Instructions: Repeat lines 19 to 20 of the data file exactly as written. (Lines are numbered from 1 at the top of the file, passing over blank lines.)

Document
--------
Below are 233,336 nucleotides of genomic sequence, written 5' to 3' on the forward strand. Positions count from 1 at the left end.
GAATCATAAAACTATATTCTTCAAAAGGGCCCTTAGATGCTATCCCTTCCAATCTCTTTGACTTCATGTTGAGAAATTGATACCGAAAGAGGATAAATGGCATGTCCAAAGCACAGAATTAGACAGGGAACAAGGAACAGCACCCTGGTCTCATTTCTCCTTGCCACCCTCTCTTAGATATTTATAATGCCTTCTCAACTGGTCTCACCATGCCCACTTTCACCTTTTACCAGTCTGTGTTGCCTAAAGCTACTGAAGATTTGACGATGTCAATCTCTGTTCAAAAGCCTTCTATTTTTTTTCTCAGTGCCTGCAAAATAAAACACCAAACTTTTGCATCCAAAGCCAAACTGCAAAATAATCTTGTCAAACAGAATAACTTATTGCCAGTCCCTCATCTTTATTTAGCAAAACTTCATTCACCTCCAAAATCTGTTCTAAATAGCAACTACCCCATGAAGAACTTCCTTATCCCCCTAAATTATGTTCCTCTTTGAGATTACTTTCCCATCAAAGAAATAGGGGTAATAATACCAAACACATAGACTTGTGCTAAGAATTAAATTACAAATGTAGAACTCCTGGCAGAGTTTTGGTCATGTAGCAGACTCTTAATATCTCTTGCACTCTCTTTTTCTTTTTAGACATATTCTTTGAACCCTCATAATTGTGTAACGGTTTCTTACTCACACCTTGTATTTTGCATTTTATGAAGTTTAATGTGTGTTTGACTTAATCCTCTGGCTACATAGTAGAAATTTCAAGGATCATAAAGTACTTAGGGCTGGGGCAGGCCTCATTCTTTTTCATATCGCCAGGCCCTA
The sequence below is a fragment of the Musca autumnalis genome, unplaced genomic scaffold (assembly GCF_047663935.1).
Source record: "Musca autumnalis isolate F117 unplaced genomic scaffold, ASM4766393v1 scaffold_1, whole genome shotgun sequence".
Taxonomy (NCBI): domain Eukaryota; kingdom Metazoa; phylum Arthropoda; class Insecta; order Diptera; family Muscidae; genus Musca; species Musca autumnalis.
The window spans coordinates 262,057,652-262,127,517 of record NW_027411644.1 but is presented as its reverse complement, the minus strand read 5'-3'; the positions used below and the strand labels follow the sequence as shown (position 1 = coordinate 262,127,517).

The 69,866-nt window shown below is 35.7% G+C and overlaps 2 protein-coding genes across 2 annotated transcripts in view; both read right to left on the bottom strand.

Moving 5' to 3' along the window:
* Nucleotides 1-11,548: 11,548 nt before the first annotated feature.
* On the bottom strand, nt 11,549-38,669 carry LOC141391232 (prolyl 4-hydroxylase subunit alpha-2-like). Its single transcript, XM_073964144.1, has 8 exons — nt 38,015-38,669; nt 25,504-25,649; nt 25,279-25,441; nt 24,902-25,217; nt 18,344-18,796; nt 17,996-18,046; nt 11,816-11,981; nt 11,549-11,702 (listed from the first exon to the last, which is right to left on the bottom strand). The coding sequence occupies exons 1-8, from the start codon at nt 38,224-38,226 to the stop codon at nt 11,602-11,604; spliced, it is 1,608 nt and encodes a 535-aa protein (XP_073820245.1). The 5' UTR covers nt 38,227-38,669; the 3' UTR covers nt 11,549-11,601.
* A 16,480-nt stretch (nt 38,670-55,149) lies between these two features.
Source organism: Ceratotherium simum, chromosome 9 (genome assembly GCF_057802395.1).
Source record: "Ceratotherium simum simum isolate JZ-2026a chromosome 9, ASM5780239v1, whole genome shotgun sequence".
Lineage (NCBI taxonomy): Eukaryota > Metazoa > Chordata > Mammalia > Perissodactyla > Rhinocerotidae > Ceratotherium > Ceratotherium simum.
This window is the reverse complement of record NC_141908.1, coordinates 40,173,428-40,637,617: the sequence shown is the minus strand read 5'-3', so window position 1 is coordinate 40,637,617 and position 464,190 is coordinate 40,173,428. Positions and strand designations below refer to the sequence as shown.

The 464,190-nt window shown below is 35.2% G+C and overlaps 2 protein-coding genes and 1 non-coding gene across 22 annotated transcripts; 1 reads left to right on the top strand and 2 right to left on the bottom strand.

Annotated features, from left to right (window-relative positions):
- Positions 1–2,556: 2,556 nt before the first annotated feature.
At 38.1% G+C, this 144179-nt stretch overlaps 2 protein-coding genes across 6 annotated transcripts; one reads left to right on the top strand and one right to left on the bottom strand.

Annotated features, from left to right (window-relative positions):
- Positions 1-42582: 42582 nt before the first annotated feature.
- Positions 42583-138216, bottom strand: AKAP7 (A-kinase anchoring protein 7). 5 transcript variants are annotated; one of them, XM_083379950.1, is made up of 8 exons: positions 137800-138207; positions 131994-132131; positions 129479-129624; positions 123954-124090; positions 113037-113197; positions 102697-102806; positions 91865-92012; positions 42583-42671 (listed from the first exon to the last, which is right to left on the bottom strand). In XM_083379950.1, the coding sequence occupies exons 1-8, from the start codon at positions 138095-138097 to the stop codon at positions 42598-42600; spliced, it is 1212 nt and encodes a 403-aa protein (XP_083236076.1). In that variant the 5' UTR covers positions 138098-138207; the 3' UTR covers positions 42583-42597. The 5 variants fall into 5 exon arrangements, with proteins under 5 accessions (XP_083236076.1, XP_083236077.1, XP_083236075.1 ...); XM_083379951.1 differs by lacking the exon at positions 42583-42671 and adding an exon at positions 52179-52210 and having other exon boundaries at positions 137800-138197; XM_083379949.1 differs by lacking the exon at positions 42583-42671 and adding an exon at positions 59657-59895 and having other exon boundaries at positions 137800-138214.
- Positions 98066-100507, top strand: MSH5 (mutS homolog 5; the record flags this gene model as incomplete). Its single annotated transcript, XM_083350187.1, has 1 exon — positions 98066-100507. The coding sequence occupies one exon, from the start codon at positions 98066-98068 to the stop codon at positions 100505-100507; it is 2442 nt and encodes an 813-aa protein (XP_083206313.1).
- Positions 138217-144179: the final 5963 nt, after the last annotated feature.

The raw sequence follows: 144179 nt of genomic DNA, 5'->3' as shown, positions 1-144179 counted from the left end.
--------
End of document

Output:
At 38.1% G+C, this 144179-nt stretch overlaps 2 protein-coding genes across 6 annotated transcripts; one reads left to right on the top strand and one right to left on the bottom strand.

Annotated features, from left to right (window-relative positions):